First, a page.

1. Hi Don, The concreteless design we used is in a very rural setting. We were required to get a building permit but no one was concerned with how the house was going to be built. The county was only interested in the sewer system and setback from the lake and property lines. This is typical for rural builds throughout Minnesota, something I wish would change. I did discuss the system with an inspector in a nearby community. He only said that engineering would be required if it were being built in his area. Jake Bruton, who built a similar concreteless foundation, was in an area of Missouri that also did not require inspections. That build was designed by an architect (Steven Baczek) and I believe an engineer was involved. I wish I could be more help, I would start with a discussion with an engineer. Let me know if you have any specific questions on how we built our system. Good Luck! Randy

  2. Fifteen months later.. any issues with the concreteless floor? I’m liking what I see but would worry about settlement… Perhaps unnecessarily.

    1. Hi Scott,
      No issues. I’ve been back to the home several times. Homeowners really like it and we haven’t seen any settling. Thanks for the question!

  3. Hi Randy, I just discovered your blog and I wanted to let you know that I’m really enjoying reading it. Thanks for all of the great content!

    I’m planning a build and I really like the idea of a slab without concrete. I’m wondering, given your experience with this arrangement, if you were to add hydronic heat loops, where would you put them? My plan is to put them in the foam and then install foam around them, then I’ll fill the voids with sand before laying the OSB. If you have any advice it would be greatly appreciated.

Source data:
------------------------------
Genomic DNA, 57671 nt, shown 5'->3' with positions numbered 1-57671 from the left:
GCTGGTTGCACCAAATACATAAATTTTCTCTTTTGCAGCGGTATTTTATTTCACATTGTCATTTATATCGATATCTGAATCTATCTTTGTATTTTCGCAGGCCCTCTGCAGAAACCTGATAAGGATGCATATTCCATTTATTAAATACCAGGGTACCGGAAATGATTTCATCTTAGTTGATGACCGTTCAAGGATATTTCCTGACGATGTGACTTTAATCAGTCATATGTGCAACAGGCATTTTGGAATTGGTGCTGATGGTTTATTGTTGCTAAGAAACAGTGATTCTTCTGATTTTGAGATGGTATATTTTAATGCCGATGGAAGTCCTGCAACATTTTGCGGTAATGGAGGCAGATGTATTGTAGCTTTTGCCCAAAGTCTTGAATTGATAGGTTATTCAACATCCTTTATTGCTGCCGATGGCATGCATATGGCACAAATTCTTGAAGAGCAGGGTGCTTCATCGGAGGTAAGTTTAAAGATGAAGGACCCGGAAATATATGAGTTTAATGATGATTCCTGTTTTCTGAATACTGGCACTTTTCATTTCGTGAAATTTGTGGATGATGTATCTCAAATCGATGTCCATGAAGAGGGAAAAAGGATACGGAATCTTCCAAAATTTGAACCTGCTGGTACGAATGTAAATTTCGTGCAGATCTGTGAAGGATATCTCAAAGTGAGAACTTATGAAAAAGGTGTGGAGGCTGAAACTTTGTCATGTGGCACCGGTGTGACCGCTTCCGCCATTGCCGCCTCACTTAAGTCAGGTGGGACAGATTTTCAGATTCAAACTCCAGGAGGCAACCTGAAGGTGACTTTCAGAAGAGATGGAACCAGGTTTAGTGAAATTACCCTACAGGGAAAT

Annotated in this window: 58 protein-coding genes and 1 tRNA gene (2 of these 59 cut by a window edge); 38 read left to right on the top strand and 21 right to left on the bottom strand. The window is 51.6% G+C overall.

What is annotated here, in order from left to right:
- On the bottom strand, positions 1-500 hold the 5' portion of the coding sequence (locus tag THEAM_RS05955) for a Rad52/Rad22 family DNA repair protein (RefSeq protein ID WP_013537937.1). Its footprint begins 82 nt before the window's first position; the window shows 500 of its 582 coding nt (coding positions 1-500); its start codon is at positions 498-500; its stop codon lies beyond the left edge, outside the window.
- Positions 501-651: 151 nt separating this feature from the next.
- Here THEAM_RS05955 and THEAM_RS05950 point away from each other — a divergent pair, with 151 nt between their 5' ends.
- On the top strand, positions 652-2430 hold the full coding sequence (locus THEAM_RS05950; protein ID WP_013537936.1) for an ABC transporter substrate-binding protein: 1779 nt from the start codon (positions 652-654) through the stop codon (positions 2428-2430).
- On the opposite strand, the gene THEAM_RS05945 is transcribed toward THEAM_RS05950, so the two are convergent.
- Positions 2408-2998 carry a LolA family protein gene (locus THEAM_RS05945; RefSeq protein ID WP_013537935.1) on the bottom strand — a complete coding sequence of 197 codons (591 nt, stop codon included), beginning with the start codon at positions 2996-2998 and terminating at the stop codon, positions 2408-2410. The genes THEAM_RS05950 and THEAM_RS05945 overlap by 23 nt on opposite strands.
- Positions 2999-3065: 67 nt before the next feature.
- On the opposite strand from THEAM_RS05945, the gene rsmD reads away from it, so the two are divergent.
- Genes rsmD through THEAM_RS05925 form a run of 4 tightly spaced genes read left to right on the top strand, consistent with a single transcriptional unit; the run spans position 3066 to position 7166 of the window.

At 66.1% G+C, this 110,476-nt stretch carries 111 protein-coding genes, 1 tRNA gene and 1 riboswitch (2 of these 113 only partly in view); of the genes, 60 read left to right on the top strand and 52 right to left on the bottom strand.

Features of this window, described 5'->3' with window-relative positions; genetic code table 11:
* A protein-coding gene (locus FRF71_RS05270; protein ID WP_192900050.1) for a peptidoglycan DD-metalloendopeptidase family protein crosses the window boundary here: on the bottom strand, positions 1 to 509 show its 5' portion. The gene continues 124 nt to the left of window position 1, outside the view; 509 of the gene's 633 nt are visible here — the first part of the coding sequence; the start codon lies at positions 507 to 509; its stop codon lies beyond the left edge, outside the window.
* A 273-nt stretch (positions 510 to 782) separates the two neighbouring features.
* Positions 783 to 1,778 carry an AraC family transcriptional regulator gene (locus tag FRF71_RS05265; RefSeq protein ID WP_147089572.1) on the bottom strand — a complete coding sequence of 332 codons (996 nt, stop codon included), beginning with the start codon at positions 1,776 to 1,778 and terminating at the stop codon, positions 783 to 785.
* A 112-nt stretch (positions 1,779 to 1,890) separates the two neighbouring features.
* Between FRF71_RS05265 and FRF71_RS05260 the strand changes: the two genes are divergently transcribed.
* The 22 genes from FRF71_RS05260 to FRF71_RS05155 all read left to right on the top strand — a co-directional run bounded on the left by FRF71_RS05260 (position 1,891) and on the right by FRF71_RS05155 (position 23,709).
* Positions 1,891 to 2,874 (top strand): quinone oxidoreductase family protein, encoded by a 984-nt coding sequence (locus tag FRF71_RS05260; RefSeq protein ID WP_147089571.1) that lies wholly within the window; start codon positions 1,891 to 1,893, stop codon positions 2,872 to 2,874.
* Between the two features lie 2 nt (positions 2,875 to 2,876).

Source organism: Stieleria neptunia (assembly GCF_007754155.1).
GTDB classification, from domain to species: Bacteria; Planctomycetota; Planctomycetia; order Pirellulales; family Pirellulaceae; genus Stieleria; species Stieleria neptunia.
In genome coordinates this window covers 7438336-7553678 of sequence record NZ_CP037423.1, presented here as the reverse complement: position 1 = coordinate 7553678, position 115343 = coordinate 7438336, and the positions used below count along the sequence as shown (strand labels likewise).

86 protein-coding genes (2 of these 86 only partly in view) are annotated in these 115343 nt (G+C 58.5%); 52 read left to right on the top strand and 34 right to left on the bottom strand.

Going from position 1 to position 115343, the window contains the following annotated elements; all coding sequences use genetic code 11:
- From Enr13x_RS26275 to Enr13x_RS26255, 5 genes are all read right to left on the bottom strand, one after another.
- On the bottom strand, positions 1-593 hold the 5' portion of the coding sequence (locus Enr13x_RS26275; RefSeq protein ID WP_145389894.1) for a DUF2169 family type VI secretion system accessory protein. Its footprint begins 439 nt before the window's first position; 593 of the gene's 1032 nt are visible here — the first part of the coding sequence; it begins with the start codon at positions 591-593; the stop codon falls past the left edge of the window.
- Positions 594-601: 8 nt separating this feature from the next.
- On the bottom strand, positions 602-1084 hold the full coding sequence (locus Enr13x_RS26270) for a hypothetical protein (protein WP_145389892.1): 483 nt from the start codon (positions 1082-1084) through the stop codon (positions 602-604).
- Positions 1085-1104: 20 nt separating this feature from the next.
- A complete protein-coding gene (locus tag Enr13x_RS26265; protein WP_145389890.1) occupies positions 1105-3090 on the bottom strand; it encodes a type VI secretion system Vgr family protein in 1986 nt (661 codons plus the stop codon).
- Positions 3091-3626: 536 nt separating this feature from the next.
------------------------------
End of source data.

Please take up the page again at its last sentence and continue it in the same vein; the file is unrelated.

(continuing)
Thanks,
    Matthew

    1. Hi Matthew,
      Thanks for the comment! Your question is timely, I’ve just started working on a design using the concreteless concept with a heated floor, but I’m not very far along in the design. Look into Warmboard heated floors. It’s a subfloor system that has channels designed to accept the hot water heating tubes. I haven’t decided if the Warmboard panel should be installed as the bottom or top layer of the flooring system, the Warmboard would replace one layer of the Advantech flooring.

      If you have any other questions on the concreteless system, feel free to ask. The system does require more attention to detail over a standard foundation system. The homeowners that own the concreteless slab on grade home have nothing but praise. I’m very pleased with how the home turned out.

      Thanks for reading the blog and good luck on your build,
      Randy

  4. What about cost?
    You addressed the comfort walking on it. But 3500 sq f of advantech is not cheap.
    Can you tell us the final comparison cost?

    1. Hi William,
      In the case of the Concreteless project, the cost for the slab was slightly less than pouring concrete. This home is very rural, an hour away from the nearest concrete plant. Concrete placing and finishing in the area runs about $7 per square foot for a four inch slab. The cost figures the same amount of sub-slab foam insulation if either concrete or Advantech are used, so the cost difference is materials and labor to install subfloor. The cost savings was a few hundred dollars over concrete. It took the carpentry crew of two guys a couple days to install the Advantech. I’m sure cost will vary depending on location.
      Hope this helps, Randy

  5. Hi Randy,
    I saw on another website that you had used the master shower as a back up floor drain in the bathroom. How were you able to install the drain with no lip into the shower. I really like the idea of a concrete-less slab. Great job on the project. I hope to use this design in our new home build.

    1. Hi Eric,
      We made the master shower curbless by removing one of the layers of Advantech flooring in the shower enclosure and made a pan using dry pack concrete. We ended up with about a 3/4 inch pitch inside the shower. We used Ditra for the tile substrate for the bathroom floor which gave us a little extra floor height for the drain pitch. The shower floor was waterproofed using Kerdi. If we would have had a little more budget for the shower, I probably would have used a lineal drain at one of the walls. The Schluter System, both the shower system and the Ditra installed water tight works great in this application.
      Randy